Image Credits : CarbonFree’s SkyCycle system at the company’s R&D center in San Antonio, Texas. (CarbonFree) | Image : Visual for illustration purpose
4 minutes read

US Steel plant in Indiana to host a $150M carbon capture experiment

Martin Keighley, CEO of CarbonFree, thinks his carbon capture company offers a ​unique proposition” compared to its competitors: It can actually make money, today.

On Wednesday, the San Antonio, Texas-based company announced its first large-scale effort to prove that proposition — a $150 million project at U.S. Steel’s Gary Works blast furnace in Gary, Indiana. When completed in 2026, it will capture 50,000 metric tons per year of the carbon dioxide the plant currently dumps into the atmosphere, ​mineralize” it, and ultimately turn it into the ubiquitous industrial product calcium carbonate.

The technology is far from a complete solution to the steelmaking facility’s climate impact — let alone its other toxic industrial emissions. The project will capture less than 1 percent of the roughly 10 million metric tons per year of carbon dioxide that Gary Works emits.

But ​importantly, this is the demonstration of a real commercial solution” for capturing carbon emissions, Keighley said — one that turns what are usually regarded as waste streams into a valuable product that will ideally fund much more CO2 removal.

CarbonFree’s proprietary SkyCycle technology will essentially treat the steelmaking facility as a provider of raw materials, Keighly said. The company will combine the carbon it captures from blast furnace gas with the calcium it extracts from slag, a byproduct of the steelmaking process. The result is calcium carbonate, an ingredient used in everything from chemicals and construction materials to foods and cosmetics.

Tens of billions of dollars of calcium carbonate is bought and sold across the world every year. The higher-value ​precipitated calcium carbonate,” or PCC, that CarbonFree is planning to produce is used in foods and pharmaceuticals, and can fetch a price of $500 to $1,000 per metric ton, Keighley said.

At those prices, sales of the roughly 100,000 metric tons per year of calcium carbonate that CarbonFree will produce at Gary Works — 50,000 metric tons of CO2 plus an equal amount of calcium — could earn back the $150 million investment that CarbonFree and its as-yet undisclosed financial backers are making within a few years.

Capturing carbon, making chemicals

CarbonFree’s business model has a distinct set of economics from typical carbon capture and removal projects, which rely on government subsidies to scrub and store carbon from emissions sources like power plants or factories, or to suck it from the atmosphere itself.

In fact, many of the earliest carbon capture efforts have been costly failures, as with the hundreds of millions of dollars the U.S. government sank into now-shuttered projects at coal-fired power plants. The costs of carbon capture at power plants, refineries, cement and chemical production sites and other heavy emitters remain high, and their future viability very much in question.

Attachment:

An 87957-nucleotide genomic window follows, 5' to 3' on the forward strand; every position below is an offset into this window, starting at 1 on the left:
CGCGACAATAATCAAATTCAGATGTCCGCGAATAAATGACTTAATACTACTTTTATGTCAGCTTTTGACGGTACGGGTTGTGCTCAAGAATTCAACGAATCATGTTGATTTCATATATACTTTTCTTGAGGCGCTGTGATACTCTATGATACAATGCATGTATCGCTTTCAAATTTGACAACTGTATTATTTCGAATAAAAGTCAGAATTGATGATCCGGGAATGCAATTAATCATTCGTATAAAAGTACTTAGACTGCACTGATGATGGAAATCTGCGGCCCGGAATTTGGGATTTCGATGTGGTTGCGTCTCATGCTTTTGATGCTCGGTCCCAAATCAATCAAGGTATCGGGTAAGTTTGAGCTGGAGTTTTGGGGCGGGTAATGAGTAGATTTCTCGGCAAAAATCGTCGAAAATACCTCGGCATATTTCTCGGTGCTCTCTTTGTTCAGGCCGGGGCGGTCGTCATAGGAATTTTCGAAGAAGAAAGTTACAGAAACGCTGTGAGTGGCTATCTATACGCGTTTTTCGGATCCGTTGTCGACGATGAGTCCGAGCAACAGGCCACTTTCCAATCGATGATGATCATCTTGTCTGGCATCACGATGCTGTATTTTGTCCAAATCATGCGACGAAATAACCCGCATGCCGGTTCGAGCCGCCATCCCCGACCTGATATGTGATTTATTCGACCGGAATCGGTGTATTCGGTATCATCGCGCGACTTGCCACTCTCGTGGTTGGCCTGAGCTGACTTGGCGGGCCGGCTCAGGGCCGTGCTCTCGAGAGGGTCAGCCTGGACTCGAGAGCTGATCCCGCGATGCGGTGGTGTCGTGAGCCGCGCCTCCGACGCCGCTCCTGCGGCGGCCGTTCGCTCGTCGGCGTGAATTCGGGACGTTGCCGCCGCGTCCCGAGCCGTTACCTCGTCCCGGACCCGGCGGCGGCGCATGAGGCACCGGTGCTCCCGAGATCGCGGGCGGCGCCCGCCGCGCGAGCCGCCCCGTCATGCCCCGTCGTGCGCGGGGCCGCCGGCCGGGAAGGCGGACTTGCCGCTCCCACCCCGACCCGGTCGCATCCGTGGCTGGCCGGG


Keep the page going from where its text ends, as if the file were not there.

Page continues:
Meanwhile, the latest climate science indicates the need for removing carbon from the ambient atmosphere at the scale of tens to hundreds of gigatons — billions of metric tons — per year over the coming decades to keep global warming below catastrophic levels. But the direct air capture (DAC) projects being built in Europe and the U.S., which are distinct from carbon capture projects at industrial facilities, remain costly and unproven at scale. They’re estimated to cost anywhere from $400 to $1,000 per metric ton of carbon, and are only removing thousands of metric tons per year.

Making sure that captured carbon never re-enters the atmosphere is another major challenge. Carbon capture and removal projects often focus on injecting CO2 into geological formations deep underground, with a host of complications and uncertainties over the long-term safety and durability.

Despite its issues, supporters of carbon capture say the technology has advanced since its early failures. And beyond the long-term need for removing carbon from the ambient air, some argue that carbon capture is the best near-term pathway to cutting emissions from dirty but essential industrial processes like steelmaking and cement production. That means finding ways to make the technology cost-effective is vital for the industries seeking to make it part of their portfolio of climate solutions.

By contrast with costlier methods, carbon capture and utilization projects like CarbonFree’s approach are meant to put captured carbon dioxide to use in a way that can make projects financially viable. But most of the projects pursuing this path today are planning to inject carbon dioxide into oil and gas wells to increase their productivity — a pathway that’s incompatible with the dire need to halt the extraction and use of planet-warming fossil fuels.

Another increasingly popular approach is to store carbon in cement and concrete. But these are bulk commodities that command relatively low prices — roughly $130 per metric ton in the U.S. — that aren’t much higher than the costs of capturing carbon from cement plants in the first place.

On the other hand, embedding captured carbon in concrete does lock it from reentering the atmosphere for decades or centuries — an important consideration when assessing the value of carbon utilization strategies.

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